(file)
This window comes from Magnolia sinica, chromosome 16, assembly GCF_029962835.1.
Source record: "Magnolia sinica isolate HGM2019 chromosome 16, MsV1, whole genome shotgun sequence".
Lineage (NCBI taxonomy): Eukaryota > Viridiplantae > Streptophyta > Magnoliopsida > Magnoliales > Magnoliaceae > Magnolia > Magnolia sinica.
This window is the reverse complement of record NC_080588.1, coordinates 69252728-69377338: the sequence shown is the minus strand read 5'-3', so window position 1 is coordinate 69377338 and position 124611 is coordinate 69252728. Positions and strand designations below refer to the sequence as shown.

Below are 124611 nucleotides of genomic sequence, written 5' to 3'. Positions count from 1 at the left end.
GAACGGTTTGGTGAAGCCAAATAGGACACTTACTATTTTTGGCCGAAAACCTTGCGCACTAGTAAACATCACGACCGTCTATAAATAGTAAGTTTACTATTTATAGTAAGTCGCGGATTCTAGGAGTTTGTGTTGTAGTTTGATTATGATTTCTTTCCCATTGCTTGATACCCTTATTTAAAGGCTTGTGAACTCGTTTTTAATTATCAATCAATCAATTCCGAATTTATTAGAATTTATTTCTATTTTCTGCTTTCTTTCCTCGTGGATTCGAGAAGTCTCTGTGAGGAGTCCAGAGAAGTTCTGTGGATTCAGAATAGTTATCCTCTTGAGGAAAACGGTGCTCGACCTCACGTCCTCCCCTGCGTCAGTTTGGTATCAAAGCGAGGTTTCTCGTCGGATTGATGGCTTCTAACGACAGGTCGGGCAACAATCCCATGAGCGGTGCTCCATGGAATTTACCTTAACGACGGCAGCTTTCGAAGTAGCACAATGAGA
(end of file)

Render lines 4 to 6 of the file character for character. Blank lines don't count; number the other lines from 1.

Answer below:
This window is the reverse complement of record NC_080588.1, coordinates 69252728-69377338: the sequence shown is the minus strand read 5'-3', so window position 1 is coordinate 69377338 and position 124611 is coordinate 69252728. Positions and strand designations below refer to the sequence as shown.

Below are 124611 nucleotides of genomic sequence, written 5' to 3'. Positions count from 1 at the left end.
GAACGGTTTGGTGAAGCCAAATAGGACACTTACTATTTTTGGCCGAAAACCTTGCGCACTAGTAAACATCACGACCGTCTATAAATAGTAAGTTTACTATTTATAGTAAGTCGCGGATTCTAGGAGTTTGTGTTGTAGTTTGATTATGATTTCTTTCCCATTGCTTGATACCCTTATTTAAAGGCTTGTGAACTCGTTTTTAATTATCAATCAATCAATTCCGAATTTATTAGAATTTATTTCTATTTTCTGCTTTCTTTCCTCGTGGATTCGAGAAGTCTCTGTGAGGAGTCCAGAGAAGTTCTGTGGATTCAGAATAGTTATCCTCTTGAGGAAAACGGTGCTCGACCTCACGTCCTCCCCTGCGTCAGTTTGGTATCAAAGCGAGGTTTCTCGTCGGATTGATGGCTTCTAACGACAGGTCGGGCAACAATCCCATGAGCGGTGCTCCATGGAATTTACCTTAACGACGGCAGCTTTCGAAGTAGCACAATGAGA